I did face this issue when I wrote Moving Images.  I decided generally to call what we are watching “moving images” or “movies” or “motion pictures.”  But whatever the case I’ll still sometimes say I’m going to watch a film when I’m going to the cinema; even if it has been shot digitally and is being projected digitally, what I am going to see is at its core the same thing as what people have described as “a film” for over a century.

Digital technicians repair and update equipment at an independent cinema

I would also like to add thanks to Studio Cinémas in Tours, France (soon celebrating their 50th anniversary) for their hospitality and generosity to me during a visit last summer in which I met with Tarik Roukba and Jérémie Monmarché to discuss the role of independent cinemas in France regarding media education and public schools.  It was also enjoyable to discuss many topics concerning issues facing independent cinemas in France and throughout the world, including the conversion to digital projection and the archiving of films in the 21st century.  I chuckled when I read about the issues experienced at this year’s New York Film Festival, particularly with respect to “disappearing subtitles” for the Mexican film Here and There, which is a problem Studio Cinémas has encountered along with other digital mishaps that plague projections today.  Previously, their projectionist could repair equipment and deal with nearly all the technical problems they would face; now they must have technicians come to the cinema to deal with the glitches and breakdowns occurring in the bytes that form our moving images.

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Stills from The Avengers with cinematography by Seamus McGarvey

Right now, the memeisphere seems to be abuzz with folks talking about where we are at with the state of the actual stuff called “film” and how media industries have become a digital game overall.  Here is a discussion (“Film is Dead?  Long Live Movies”) between the two chief movie critics for the New York Times, A.O. Scott and Manohla Dargis about what has been gained, what could be lost, and where things stand between practicality, economics, creativity, and other factors nestled between the pixels and emulsion of moving images.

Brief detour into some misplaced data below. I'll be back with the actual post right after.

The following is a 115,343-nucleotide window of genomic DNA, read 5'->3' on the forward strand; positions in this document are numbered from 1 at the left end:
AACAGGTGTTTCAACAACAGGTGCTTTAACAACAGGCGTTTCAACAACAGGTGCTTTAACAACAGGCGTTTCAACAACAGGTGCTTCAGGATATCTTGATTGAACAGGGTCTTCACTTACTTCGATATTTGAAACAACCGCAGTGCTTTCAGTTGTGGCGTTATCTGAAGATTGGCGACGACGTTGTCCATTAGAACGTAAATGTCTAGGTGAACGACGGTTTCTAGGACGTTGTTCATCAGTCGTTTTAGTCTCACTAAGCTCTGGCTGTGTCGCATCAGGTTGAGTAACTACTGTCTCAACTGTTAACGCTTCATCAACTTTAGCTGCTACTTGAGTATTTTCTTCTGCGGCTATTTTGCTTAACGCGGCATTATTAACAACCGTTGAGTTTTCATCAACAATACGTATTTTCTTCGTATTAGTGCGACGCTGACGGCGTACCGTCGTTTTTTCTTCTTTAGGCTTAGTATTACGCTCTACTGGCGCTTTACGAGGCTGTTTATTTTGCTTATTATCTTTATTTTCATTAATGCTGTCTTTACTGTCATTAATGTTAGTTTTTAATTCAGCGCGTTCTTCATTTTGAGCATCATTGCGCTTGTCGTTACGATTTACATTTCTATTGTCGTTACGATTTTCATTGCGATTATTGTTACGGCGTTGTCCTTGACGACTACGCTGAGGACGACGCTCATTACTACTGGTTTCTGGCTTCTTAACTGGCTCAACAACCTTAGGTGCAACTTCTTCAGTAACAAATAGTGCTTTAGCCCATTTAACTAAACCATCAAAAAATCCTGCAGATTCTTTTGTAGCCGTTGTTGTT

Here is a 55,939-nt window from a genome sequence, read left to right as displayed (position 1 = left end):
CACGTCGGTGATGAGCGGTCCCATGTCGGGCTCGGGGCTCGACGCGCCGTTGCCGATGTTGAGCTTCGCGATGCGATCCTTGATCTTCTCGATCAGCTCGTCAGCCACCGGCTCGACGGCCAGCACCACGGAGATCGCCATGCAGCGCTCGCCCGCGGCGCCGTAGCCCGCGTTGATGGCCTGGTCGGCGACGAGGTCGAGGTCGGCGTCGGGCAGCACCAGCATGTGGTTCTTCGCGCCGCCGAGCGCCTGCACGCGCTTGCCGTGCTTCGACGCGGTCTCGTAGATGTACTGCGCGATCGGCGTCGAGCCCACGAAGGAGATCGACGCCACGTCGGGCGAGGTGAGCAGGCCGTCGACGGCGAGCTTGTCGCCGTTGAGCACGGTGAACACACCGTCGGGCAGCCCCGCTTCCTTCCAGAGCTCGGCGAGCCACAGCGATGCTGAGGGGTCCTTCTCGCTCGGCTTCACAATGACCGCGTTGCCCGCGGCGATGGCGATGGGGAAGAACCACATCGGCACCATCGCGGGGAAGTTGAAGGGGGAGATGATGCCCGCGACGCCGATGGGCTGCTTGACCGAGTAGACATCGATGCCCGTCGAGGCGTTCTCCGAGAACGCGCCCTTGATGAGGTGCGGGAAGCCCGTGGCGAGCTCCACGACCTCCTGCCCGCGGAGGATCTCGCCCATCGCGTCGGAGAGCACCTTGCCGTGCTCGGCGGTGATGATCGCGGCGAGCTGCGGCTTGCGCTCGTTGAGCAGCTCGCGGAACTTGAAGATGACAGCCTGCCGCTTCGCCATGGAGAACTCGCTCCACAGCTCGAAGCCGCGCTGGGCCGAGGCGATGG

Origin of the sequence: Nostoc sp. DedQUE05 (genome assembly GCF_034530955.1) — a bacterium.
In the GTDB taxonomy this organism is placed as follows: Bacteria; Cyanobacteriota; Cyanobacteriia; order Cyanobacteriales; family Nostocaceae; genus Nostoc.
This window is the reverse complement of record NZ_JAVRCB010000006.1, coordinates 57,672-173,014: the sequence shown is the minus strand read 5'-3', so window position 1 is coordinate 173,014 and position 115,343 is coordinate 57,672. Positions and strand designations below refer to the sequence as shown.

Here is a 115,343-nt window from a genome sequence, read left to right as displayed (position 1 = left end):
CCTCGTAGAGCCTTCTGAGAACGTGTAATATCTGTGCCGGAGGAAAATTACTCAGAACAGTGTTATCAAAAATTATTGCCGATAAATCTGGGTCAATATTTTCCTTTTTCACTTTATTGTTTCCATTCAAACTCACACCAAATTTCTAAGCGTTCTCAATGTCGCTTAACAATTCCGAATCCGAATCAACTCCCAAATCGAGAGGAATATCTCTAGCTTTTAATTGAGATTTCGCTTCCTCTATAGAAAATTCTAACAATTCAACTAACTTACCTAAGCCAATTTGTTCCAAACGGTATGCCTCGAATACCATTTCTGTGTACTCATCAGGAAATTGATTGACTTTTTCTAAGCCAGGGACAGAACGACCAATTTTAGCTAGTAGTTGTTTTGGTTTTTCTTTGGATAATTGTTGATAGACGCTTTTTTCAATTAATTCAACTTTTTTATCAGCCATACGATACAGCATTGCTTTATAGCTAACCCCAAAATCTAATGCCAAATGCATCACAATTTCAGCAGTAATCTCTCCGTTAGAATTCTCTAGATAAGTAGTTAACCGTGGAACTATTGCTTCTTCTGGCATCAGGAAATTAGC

In this interview, Irish cinematographer Seamus McGarvey talks about his work on the biggest hit of this moviegoing year, The Avengers.  He discusses shooting digitally, including significant use of greenscreen, and there are excellent perspectives on the use of 3D, particularly its limitations.  He has mentioned elsewhere that some shots in the movie were recorded with an iPhone 4.

Joss Whedon, Captain Avenger (Image credit: Zade Rosenthal)

Speaking of inventive use of the new landscapes of our fluxing world of moving images, here is where you can find some of the most recent mischief of the director of The Avengers, Joss Whedon (along with Ira Glass of This American Life and Mike Birbiglia, the star of Sleepwalk with Me).  As usual, great fun – and inspiration too – can be had when exploring Joss Whedon’s work as he messes around with genres and platforms and finds new ways to explore character, story, emotions, and creative expression in the rapidly evolving worlds of contemporary media (from Buffy the Vampire Slayer to Firefly to Dr. Horrible’s Sing-Along Blog – and its inventive DVD – to, of course, The Avengers).  And here is a revealing perspective from Samuel L. Jackson about his work with Whedon on The Avengers.  

One last note: yes, it’s the start of a new school year!  So, fellow teachers, here’s a promise: I will be back SOON with new support and ideas concerning Chapter 1 of Moving Images.